Although there isn’t a bilateral trade agreement between Nicaragua and Australia at the moment, Chamorro says signing one will be a top priority. “Nicaragua is an attractive investment destination, particularly for Australian resources players as under President Ortega’s administration, the government of Nicaragua is seeking to capture back the opportunities to grow a modern mining era,” Chamorro said.
Chamorro specified that “this is particularly so when you consider that less than 10 percent of Nicaragua is under exploration and all current mining is confined to three historical mining districts, so the upside is high”.
In Nicaragua, mining concessions are granted for 25-year terms and production carries a 3 percent royalty rate and tax is set at 30 percent. Additionally, the country offers an attractive legal framework that promotes foreign investment through its Law for the Promotion of Foreign Investment (Law 344), which allows for full ownership of assets.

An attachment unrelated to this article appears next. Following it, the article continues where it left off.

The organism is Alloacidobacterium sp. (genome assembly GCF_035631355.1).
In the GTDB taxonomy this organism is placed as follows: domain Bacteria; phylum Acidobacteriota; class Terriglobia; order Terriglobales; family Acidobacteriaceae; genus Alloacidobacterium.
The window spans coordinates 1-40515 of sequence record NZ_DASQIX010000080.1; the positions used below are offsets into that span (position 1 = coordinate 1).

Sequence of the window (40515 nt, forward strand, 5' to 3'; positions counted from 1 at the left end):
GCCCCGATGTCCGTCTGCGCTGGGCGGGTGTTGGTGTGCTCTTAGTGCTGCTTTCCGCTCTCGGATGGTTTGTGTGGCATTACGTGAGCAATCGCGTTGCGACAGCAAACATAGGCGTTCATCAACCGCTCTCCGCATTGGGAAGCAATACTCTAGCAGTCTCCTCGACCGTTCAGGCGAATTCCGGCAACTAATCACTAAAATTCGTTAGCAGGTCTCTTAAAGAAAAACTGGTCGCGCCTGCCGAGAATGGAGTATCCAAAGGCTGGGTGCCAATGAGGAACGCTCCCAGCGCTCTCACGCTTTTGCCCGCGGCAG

Additionally, the World Bank recently recognized that Nicaragua is now the top location in Central America offering investor protection and one of the 30 top investment climate reformers in the world.
Nicaragua's mining sector has experienced a successful development, with gold exports reaching US$364.1 million in 2011, surpassing last year’s mark and representing an astonishing 75 percent growth. Silver exports also reached a new high in 2011 with US$9.4 million in sales, a 109 percent increase in comparison to 2010. The sector has also benefited the country by creating over 4,000 job opportunities.
According to Mining News Net’s website “with a 90 percent jump in foreign investment last year alone, Nicaragua may well be to Latin America what Mongolia is to Asia”.